English Grammar Basic Grammar and syntax

What is the imperative mood? (with examples)

What is the imperative mood? (with examples)

The imperative mood is a verbal form that gives an order. For example:

  • Empty the bin, John.
    (This is a verb in the imperative mood.)
  • John empties the bin.
    (This verb is not in the imperative mood. It is in the indicative mood.)

Commands can include orders, requests, advice, instructions and warnings.

The main verb (i.e., the finite verb) in an imperative sentence (i.e., one that gives a command) is said to be in the“imperative way“.

Forming the Imperative Mood

In English, the imperative mood uses the simple infinitive form (that is, the version without“to“).

Example 1:

  • Infinitive form: to take
  • Bare infinitive form: to take
  • Verb in the imperative mood: Take a leaflet.

Example 2:

  • Infinitive form: to remind
  • Bare infinitive form: to remind
  • The verb in the imperative mood: Next time I see you, remind me not to talk to you. (Comedian Groucho Marx)

Example 3:

  • Infinitive form: to do
  • Bare infinitive form: to do
  • Verb in the imperative mood: If you’ve heard this story before, do not stop me, because I’d like to hear it again. (Groucho Marx)

Examples of Verbs in the Imperative Mood

Aquí hay algunos ejemplos más de verbos en modo imperativo (sombreados):

  • Run!
  • Get out!
  • Stop the bleeding.
  • I am going to cross the field. Shout when you see the bull.
    (I am going is the indicative mood (i.e., just a statement). However, shout is in the imperative mood.)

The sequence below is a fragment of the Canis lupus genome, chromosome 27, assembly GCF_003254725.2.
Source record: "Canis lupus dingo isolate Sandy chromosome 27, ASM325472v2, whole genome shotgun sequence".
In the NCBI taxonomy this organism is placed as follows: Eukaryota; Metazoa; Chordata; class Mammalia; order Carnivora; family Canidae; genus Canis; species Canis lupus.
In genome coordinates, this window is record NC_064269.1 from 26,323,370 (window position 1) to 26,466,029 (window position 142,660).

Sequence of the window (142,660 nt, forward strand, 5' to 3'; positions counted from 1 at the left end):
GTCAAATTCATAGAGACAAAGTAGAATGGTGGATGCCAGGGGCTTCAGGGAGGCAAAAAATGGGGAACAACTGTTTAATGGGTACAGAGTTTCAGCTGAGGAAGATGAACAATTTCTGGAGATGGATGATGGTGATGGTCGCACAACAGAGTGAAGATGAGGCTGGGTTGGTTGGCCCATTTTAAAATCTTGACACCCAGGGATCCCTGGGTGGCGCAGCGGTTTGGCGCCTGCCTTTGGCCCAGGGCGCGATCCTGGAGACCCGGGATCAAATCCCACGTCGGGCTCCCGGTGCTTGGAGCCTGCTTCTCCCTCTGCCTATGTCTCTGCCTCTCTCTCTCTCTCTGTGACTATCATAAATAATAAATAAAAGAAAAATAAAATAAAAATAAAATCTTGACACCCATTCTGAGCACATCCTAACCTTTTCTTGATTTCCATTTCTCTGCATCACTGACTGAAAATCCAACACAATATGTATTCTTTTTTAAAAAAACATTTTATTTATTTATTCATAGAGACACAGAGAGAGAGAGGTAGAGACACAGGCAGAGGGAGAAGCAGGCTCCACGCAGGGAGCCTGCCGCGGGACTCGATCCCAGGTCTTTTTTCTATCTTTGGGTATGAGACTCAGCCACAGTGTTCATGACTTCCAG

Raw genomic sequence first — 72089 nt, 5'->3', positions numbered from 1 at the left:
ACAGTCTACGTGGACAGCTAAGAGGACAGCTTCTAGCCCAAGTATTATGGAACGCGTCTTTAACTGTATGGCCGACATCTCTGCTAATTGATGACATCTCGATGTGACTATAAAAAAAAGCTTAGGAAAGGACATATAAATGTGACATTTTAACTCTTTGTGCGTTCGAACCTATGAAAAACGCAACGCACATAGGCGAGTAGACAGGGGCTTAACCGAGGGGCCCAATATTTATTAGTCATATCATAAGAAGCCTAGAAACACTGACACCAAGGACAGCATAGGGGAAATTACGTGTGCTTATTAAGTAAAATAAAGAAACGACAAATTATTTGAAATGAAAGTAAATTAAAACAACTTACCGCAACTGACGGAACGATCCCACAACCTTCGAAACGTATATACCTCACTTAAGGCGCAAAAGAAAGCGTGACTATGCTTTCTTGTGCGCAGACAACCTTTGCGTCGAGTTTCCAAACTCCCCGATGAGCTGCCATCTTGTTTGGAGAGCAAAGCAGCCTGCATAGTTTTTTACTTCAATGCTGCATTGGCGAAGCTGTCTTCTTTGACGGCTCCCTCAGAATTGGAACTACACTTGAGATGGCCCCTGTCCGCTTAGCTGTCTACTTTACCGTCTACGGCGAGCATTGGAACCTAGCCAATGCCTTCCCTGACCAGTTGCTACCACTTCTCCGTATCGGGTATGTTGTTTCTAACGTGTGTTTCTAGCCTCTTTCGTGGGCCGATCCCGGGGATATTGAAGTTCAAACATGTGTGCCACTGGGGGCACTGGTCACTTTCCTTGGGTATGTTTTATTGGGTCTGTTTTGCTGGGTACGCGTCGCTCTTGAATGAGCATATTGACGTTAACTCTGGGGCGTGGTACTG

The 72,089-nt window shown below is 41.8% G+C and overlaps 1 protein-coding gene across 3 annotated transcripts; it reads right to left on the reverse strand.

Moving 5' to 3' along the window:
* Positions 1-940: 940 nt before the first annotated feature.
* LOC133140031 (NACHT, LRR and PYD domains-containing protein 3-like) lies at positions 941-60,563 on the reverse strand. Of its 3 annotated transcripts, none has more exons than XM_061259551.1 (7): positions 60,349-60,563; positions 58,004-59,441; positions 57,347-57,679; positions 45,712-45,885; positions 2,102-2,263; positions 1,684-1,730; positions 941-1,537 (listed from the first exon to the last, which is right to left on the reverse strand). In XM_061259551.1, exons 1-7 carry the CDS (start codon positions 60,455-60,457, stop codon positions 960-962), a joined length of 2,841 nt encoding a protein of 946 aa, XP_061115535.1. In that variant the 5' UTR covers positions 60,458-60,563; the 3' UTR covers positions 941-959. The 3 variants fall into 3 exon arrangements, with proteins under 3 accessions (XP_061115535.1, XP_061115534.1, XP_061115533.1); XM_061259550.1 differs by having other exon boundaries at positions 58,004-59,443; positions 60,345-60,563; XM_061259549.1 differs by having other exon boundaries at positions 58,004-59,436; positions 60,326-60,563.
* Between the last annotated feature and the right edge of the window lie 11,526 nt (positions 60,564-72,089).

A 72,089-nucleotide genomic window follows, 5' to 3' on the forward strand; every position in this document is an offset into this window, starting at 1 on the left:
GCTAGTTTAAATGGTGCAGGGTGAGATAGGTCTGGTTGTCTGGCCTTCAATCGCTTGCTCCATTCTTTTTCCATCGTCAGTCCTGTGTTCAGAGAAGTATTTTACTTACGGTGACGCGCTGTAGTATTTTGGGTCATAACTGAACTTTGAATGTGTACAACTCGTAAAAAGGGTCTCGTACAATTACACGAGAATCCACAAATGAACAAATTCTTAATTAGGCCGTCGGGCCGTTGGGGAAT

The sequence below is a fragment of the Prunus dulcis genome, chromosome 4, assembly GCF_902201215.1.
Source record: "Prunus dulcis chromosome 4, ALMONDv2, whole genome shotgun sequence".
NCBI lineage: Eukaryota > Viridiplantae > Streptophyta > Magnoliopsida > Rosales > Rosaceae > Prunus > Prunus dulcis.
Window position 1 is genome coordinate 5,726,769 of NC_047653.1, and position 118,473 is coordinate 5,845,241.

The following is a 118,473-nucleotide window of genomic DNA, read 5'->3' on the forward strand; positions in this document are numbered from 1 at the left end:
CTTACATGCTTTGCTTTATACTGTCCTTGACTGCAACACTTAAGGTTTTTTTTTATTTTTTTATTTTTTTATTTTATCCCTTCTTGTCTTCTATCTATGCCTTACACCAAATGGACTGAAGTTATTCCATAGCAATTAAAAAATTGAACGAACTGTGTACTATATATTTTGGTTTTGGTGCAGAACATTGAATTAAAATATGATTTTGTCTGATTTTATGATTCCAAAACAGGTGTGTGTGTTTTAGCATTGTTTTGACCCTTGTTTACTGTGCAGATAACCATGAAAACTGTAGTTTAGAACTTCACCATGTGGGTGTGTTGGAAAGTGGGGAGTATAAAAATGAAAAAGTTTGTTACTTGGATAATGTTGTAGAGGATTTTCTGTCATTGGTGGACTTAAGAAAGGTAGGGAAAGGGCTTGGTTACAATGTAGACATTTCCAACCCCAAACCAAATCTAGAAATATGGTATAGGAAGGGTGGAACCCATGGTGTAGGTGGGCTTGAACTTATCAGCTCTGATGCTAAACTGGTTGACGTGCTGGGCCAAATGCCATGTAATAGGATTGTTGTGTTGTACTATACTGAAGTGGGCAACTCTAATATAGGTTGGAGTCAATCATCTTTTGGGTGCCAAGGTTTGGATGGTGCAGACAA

What Is Mood?

The mood is the form a verb takes to show how it should be considered (eg, as a fact, a command, a wish, an uncertainty).

There are three main moods in English:

The Indicative Mood. This states facts or asks questions. For example:

  • I am painting the fence.
  • Are you painting the fence?

The Imperative Mood. This expresses a command or a request. For example:

  • Paint the fence!
  • Please paint the fence.

The Subjunctive Mood. This shows a wish or doubt. For example:

  • I suggest that Mark paint the fence.
  • I propose that Mark be made to paint the fence.
  • If I were there, I would paint the fence.

Why Should I Care about the Imperative Mood?

The formation of verbs in the imperative mood causes few errors in native English speakers. That said, here are two noteworthy points related to the imperative mood.

(Point 1) Don’t use“myself“with a verb in the imperative mood.

This is a common mistake, especially in work emails.

  • Please contact your manager or myself with any suggestions.
    (It should be“me“not“myself.“)
    The subject of a verb in the imperative mood is an implied“you“(either singular or plural). This means you can only pair your verb with“yourself“or“yourselves.“You cannot pair your imperative verb with“myself.“

(Point 2) Exclamation marks are easily misinterpreted.

When typing a command, be aware of how much force an exclamation point adds and how that exclamation point could be misunderstood.

  • Pick me up at seven o’clock.
    (This is neutral.)
  • Pick me up at seven o’clock!
    (This is forceful. Does it mean“exactly seven o’clock“or does it mean“don’t forget!“)

Never use more than one exclamation point! It is considered rude.

Key Points

You can only pair your imperative verb with“yourself“o“yourselves“.

  • Help yourself. ✔️
  • Talk among yourselves. ✔️
  • Please email Jason or myself. ❌
    (Should be“me.“)

Never use more than one exclamation point.

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